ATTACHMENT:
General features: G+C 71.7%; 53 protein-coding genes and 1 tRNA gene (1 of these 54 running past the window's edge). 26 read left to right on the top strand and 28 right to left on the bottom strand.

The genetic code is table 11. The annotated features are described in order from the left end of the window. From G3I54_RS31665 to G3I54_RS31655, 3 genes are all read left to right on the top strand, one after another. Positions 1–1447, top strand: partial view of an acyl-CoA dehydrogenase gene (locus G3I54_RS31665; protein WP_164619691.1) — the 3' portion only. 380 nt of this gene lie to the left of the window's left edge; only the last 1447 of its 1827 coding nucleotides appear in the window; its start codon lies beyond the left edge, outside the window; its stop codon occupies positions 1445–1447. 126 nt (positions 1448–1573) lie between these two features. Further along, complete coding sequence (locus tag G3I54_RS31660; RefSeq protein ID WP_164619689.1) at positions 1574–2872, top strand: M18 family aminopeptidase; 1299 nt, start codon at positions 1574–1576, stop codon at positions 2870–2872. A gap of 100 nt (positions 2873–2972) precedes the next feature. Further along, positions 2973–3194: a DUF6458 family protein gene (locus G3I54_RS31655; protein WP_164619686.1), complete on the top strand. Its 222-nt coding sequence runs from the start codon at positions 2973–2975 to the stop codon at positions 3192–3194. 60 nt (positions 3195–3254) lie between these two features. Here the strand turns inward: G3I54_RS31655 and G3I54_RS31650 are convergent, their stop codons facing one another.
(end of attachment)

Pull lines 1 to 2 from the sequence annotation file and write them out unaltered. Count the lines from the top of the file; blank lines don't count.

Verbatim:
General features: G+C 71.7%; 53 protein-coding genes and 1 tRNA gene (1 of these 54 running past the window's edge). 26 read left to right on the top strand and 28 right to left on the bottom strand.

The genetic code is table 11. The annotated features are described in order from the left end of the window. From G3I54_RS31665 to G3I54_RS31655, 3 genes are all read left to right on the top strand, one after another. Positions 1–1447, top strand: partial view of an acyl-CoA dehydrogenase gene (locus G3I54_RS31665; protein WP_164619691.1) — the 3' portion only. 380 nt of this gene lie to the left of the window's left edge; only the last 1447 of its 1827 coding nucleotides appear in the window; its start codon lies beyond the left edge, outside the window; its stop codon occupies positions 1445–1447. 126 nt (positions 1448–1573) lie between these two features. Further along, complete coding sequence (locus tag G3I54_RS31660; RefSeq protein ID WP_164619689.1) at positions 1574–2872, top strand: M18 family aminopeptidase; 1299 nt, start codon at positions 1574–1576, stop codon at positions 2870–2872. A gap of 100 nt (positions 2873–2972) precedes the next feature. Further along, positions 2973–3194: a DUF6458 family protein gene (locus G3I54_RS31655; protein WP_164619686.1), complete on the top strand. Its 222-nt coding sequence runs from the start codon at positions 2973–2975 to the stop codon at positions 3192–3194. 60 nt (positions 3195–3254) lie between these two features. Here the strand turns inward: G3I54_RS31655 and G3I54_RS31650 are convergent, their stop codons facing one another.